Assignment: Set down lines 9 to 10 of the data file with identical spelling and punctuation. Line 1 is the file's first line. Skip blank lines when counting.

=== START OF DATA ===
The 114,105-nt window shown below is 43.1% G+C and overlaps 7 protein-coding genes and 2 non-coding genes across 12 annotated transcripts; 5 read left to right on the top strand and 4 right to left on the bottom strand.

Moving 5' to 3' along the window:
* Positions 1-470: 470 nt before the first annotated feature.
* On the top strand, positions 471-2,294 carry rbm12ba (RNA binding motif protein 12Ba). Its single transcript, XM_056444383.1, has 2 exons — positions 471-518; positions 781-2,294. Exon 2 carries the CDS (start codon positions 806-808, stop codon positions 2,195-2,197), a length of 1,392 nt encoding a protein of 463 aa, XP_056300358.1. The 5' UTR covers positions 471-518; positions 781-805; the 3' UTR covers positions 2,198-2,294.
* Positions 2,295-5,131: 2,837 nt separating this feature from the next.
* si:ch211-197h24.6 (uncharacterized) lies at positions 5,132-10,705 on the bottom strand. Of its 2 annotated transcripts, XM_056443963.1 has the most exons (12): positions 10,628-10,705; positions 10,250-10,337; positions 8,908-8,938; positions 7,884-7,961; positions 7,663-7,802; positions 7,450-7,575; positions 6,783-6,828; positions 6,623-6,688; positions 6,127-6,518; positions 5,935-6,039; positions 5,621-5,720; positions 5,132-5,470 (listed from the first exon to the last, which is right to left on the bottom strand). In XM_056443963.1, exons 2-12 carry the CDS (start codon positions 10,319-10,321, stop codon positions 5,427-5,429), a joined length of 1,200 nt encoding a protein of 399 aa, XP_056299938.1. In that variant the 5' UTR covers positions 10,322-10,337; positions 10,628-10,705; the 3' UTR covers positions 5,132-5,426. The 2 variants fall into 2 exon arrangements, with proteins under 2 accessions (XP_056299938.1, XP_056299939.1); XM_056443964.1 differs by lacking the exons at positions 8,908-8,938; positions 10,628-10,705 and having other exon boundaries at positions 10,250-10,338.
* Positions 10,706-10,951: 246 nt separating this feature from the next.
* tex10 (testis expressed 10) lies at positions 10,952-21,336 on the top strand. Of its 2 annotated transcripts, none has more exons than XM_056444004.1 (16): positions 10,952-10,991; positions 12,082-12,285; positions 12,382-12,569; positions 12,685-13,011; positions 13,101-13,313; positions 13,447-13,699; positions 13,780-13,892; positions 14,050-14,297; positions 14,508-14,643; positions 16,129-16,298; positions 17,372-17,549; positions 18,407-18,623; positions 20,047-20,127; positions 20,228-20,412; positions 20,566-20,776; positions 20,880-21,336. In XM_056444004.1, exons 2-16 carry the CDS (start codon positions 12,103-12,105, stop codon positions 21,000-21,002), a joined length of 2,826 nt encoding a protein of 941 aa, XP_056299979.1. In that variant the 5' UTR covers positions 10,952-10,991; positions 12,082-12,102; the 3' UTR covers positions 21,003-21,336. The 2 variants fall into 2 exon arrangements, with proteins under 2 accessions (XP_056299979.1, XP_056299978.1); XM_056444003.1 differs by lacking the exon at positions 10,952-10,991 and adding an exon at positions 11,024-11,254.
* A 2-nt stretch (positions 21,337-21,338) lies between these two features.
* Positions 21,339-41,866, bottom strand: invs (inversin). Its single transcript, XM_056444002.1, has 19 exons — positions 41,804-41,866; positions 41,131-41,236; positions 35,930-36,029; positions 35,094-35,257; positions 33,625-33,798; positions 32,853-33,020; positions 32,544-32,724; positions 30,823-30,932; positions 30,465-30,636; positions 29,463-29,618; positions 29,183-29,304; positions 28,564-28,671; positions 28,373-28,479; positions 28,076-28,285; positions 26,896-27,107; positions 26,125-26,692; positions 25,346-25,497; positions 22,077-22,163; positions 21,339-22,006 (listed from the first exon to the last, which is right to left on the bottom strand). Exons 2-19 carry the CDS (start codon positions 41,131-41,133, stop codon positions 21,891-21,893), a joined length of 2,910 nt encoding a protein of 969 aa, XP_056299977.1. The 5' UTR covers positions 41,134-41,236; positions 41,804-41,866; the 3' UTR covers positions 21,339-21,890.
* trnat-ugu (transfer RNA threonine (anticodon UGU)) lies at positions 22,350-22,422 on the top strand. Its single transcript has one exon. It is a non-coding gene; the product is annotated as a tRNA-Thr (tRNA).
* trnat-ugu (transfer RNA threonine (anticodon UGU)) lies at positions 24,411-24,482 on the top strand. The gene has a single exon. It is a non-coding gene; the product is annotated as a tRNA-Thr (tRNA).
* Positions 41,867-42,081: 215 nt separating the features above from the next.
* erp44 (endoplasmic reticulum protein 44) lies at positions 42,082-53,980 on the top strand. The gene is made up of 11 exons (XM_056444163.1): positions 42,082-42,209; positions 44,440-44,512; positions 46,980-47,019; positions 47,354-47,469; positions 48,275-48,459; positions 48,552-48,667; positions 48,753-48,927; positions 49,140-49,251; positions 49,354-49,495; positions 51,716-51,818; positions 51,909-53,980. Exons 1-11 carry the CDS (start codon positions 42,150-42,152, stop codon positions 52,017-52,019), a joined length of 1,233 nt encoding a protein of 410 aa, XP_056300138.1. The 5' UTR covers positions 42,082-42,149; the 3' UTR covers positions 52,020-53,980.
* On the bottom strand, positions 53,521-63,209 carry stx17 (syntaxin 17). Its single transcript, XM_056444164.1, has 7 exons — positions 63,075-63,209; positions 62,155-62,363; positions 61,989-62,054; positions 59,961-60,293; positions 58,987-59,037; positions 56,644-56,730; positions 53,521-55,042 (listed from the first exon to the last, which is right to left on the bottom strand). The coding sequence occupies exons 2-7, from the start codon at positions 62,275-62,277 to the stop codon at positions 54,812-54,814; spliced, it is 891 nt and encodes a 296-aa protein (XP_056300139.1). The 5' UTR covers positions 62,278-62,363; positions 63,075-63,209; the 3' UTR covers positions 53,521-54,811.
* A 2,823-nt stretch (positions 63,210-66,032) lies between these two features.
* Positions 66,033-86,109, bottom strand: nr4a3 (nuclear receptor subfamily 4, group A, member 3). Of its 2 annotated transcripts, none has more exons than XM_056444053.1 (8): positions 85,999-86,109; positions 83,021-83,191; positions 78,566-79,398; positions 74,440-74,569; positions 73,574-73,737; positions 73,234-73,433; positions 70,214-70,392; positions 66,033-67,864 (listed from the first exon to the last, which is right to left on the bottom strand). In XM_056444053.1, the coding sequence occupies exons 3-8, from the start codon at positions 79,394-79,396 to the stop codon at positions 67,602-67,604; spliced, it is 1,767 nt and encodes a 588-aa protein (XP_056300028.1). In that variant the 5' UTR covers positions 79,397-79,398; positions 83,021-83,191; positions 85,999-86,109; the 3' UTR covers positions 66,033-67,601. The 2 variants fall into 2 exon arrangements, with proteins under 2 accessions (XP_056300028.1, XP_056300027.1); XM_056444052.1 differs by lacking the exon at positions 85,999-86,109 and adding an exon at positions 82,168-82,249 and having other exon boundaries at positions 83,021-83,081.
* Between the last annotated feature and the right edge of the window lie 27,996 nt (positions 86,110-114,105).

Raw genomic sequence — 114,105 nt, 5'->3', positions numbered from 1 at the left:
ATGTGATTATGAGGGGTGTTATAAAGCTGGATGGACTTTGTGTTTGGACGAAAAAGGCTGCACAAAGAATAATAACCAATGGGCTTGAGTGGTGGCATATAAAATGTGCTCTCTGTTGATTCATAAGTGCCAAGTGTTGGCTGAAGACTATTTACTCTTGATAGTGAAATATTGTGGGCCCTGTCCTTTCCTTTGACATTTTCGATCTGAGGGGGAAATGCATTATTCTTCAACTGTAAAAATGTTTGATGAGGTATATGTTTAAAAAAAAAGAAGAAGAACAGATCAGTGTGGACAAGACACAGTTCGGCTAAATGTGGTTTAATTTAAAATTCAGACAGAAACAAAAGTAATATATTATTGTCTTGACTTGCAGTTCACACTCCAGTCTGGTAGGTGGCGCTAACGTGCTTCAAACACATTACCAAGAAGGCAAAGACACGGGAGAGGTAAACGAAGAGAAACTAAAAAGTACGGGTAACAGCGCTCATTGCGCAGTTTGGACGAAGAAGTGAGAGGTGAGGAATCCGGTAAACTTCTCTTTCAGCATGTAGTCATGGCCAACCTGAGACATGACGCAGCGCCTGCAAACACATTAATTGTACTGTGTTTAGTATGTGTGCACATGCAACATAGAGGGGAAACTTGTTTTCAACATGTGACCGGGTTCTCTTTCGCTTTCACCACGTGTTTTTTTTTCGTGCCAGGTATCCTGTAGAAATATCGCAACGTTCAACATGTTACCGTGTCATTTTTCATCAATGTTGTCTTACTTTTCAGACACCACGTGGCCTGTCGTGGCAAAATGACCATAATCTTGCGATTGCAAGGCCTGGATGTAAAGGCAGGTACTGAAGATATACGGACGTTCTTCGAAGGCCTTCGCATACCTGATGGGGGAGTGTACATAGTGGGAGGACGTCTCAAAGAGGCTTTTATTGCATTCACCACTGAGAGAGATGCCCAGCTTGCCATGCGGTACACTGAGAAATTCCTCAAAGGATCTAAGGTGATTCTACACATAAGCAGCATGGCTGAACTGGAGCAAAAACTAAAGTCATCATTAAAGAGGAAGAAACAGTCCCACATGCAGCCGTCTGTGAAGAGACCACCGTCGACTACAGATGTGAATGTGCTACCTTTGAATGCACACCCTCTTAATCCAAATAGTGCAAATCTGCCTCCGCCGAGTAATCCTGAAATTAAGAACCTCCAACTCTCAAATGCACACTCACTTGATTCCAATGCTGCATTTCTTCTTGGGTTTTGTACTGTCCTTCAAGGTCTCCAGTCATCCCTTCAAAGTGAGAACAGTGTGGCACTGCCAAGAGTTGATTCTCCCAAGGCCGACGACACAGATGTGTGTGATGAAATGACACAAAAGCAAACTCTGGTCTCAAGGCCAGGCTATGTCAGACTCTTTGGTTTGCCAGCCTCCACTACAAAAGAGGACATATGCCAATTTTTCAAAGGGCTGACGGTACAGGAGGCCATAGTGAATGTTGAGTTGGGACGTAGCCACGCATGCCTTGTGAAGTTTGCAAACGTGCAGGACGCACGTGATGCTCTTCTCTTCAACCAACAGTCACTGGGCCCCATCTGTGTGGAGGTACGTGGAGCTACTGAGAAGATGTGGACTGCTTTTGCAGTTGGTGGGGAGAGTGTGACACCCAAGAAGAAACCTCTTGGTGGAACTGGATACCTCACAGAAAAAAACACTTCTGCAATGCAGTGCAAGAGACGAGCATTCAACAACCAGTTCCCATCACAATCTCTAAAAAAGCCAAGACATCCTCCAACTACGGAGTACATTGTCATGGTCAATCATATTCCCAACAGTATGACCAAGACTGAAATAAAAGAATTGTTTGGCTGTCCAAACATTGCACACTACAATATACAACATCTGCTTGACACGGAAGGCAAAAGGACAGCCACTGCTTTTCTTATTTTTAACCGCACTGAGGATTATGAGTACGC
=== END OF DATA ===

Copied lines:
* A 2-nt stretch (positions 21,337-21,338) lies between these two features.
* Positions 21,339-41,866, bottom strand: invs (inversin). Its single transcript, XM_056444002.1, has 19 exons — positions 41,804-41,866; positions 41,131-41,236; positions 35,930-36,029; positions 35,094-35,257; positions 33,625-33,798; positions 32,853-33,020; positions 32,544-32,724; positions 30,823-30,932; positions 30,465-30,636; positions 29,463-29,618; positions 29,183-29,304; positions 28,564-28,671; positions 28,373-28,479; positions 28,076-28,285; positions 26,896-27,107; positions 26,125-26,692; positions 25,346-25,497; positions 22,077-22,163; positions 21,339-22,006 (listed from the first exon to the last, which is right to left on the bottom strand). Exons 2-19 carry the CDS (start codon positions 41,131-41,133, stop codon positions 21,891-21,893), a joined length of 2,910 nt encoding a protein of 969 aa, XP_056299977.1. The 5' UTR covers positions 41,134-41,236; positions 41,804-41,866; the 3' UTR covers positions 21,339-21,890.